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SCOTUS Gives Hobby Lobby & Other Employers Right to Kill Me

Back some time in the early 2000s, I was diagnosed with a condition called polycystic ovarian syndrome (PCOS). It's a pretty common ailment these days, unfortunately. In my case, both my ovaries are covered with little cysts. These bastards secret their own androgens that fuck with the rest of me. For example, I have a chin full of lovely whiskers, have to watch my weight like a sentry at a max security prison, and am prone to depression. The bigger problem is that people with PCOS have increased risks of various types of cancer. According to the National Institute for Health, "The risk of cancer of the endometrium... the inside lining of the uterus, is three times as high for women with PCOS as it is for other women... Women with PCOS also may be at higher risk for breast cancer and ovarian cancer. Small studies have suggested that a lack of ovulation (anovulation), as occurs with PCOS, is linked with a risk of breast cancer that is three to four times that of women without anovulation. In other research, results showed more than a doubling of the risk of ovarian cancer in women with PCOS, but scientists have not confirmed these links in large population studies."

One of the reasons, as cited above, for these risks is a lack of ovulation and menstruation, which was a problem I have because of the cysts and their damn androgens. Fortunately, birth control is available to resolve that. When I was on the Pill, I got my period more regularly than when I was not. My risk of cancer decreased dramatically. Yay!

However, studies also show that it's not really great to be on the Pill indefinitely. When I turned 35, I'd been on the Pill to combat my PCOS for over 10 years. My doctor suggested that I consider switching to an IUD. I wasn't crazy about the idea (*cough*Dalkon Shield*cough*), but eventually it made sense. After a farcical failed attempt to have one inserted in the aftermath of Hurricane Sandy (let's just say my cervix does not like shit being pushed through it, and I thought I might understand what an abortion done with knitting needles might feel like), I finally got one in June 2013. My insurance covered it. And it's been great.

The problem is that certain employers, thanks to the Supreme Court, are now considered people with religious beliefs. It seems that these non-human people were upset that they may have to allow their employees to have certain kinds of birth control on their company insurance that offended the company's religion. The Supreme Court today decided that my potentially life-saving contraceptive device violated the non-human person's First Amendment rights. Therefore, in four years when I need a new IUD, I better not work for a non-human company with religious beliefs that conflict with my medical needs, or I could be denied an IUD with insurance.

So people have gone pretty crazy about this, insisting that I can just "skip a few cups of Starbucks and buy contraceptives for $20 from Wal-Mart." (This is an actual quote.) Who cares that the decision is so narrow that Jehovah's Witness non-human people are still forced to cover blood transfusions against their religious beliefs? I'm just being a whiny, feminist bitch who doesn't want to get cancer. (How demanding!) Any woman can just wander into 7-11, according to that loving defender of priests who molest children, Cardinal Dolan, and get one. (Yes, he seriously said that.) Who cares that an IUD is actually a few hundred dollars and then the cost of the insertion?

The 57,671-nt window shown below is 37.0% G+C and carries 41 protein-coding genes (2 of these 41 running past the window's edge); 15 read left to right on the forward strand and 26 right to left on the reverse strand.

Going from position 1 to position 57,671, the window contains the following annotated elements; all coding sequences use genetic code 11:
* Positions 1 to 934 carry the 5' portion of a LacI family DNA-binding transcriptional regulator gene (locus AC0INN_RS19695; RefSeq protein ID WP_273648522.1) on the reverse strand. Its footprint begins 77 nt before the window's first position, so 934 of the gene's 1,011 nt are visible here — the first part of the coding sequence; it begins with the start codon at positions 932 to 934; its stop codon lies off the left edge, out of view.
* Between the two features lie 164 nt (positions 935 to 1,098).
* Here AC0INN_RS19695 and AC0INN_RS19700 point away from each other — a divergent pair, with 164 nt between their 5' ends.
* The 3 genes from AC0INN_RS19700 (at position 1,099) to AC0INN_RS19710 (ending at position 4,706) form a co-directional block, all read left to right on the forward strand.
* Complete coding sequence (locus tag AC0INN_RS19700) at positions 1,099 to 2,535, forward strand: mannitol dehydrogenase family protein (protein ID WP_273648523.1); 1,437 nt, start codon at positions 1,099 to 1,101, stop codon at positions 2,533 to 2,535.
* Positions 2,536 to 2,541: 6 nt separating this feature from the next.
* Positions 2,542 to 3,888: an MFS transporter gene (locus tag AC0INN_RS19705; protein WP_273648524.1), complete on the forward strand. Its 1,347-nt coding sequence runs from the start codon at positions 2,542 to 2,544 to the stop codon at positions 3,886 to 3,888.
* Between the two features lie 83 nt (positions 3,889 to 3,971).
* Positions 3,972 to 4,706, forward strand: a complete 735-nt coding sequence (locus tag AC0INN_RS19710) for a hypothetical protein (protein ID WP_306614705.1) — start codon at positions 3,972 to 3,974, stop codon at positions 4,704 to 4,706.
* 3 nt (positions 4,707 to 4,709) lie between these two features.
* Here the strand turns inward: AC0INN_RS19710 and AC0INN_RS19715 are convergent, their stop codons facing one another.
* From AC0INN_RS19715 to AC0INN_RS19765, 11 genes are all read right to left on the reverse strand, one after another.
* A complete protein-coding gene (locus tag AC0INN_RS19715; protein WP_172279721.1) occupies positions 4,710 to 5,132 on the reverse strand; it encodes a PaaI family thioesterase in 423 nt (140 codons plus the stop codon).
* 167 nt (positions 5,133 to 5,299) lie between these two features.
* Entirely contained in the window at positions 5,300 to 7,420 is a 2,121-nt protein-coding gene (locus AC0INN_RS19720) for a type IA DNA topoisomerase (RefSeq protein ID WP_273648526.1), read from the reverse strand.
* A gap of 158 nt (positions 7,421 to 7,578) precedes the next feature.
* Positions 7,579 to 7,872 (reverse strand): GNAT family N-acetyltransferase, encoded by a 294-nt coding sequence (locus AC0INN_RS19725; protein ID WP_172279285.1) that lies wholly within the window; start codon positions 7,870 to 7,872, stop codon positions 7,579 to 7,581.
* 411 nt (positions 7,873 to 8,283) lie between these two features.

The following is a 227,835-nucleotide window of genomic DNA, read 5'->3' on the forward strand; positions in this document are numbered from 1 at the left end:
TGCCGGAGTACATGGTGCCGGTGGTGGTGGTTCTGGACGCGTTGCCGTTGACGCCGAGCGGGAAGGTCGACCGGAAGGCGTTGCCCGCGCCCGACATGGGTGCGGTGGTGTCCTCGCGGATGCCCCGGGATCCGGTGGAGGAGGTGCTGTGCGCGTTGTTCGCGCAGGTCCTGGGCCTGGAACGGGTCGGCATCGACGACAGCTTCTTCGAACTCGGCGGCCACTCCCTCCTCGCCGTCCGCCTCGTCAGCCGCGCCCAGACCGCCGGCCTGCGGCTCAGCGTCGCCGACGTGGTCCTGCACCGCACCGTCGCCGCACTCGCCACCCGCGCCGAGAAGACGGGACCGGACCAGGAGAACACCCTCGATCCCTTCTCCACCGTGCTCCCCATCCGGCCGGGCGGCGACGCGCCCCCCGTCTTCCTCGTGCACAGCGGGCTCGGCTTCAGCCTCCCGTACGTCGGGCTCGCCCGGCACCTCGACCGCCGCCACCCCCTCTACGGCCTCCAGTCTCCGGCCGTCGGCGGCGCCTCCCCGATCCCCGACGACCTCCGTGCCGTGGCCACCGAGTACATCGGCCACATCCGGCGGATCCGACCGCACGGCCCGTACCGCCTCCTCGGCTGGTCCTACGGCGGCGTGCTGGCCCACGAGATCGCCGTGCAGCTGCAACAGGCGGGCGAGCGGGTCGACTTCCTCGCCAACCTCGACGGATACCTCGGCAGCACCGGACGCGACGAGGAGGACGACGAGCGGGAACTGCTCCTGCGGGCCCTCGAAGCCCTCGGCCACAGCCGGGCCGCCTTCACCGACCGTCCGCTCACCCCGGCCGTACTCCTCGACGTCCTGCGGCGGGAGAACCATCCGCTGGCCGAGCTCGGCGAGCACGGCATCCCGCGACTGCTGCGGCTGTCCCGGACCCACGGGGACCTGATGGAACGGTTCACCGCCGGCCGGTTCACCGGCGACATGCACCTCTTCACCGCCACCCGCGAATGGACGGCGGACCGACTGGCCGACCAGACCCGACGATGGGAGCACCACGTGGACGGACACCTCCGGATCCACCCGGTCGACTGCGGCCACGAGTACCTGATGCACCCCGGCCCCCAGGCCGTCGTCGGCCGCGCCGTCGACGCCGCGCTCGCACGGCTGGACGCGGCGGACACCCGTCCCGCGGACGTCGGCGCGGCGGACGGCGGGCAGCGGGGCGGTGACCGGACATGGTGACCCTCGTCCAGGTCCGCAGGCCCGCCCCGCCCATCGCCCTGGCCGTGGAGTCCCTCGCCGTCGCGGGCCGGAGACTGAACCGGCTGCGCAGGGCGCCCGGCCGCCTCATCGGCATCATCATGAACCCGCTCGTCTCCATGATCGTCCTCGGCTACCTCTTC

An IUD can save my life. It's nice that my potential future employer might be forced to cover it if I sit down with them and explain to them why I need it. Just like men are forced to do when they want vasectomies. Wait - they aren't? Oh rats. I'm just being a demanding, whiny bitch again. It's so wrong of me to be upset that these companies that claim their religions value life so much that I can't have a contraceptive that will possibly save my life unless I beg and plead!

The best part is that when I mentioned this on twitter, the delightful NY Post columnist Jon Podhoretz responded, "aaaand scene."

Yep. It sure could be.

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Ding Dong

For more than ten years, I've lived in an apartment that is essentially in the lobby of the building. Generally, I don't think twice about it. Sometimes it can be loud when people let their kids scream at the top of their lungs as though they are already at the playground, or if there is an unavoidable temper tantrum (by an adult or child). Rarely, I get the stink eye from another tenant passing through the lobby as I enter or exit my apartment, but this is New York. People live where they live. Certainly there are stranger places than an apartment that has an entrance in the lobby. (Hell, I lived for three years in a 200 square foot maid's quarters with no stove or oven that was accessed through a stairwell...) So when the doorbell rang around 5:30 this evening, I thought nothing of it. Perhaps a friend stopped by to say hello, or Husband had some dry cleaning delivered. I opened the door.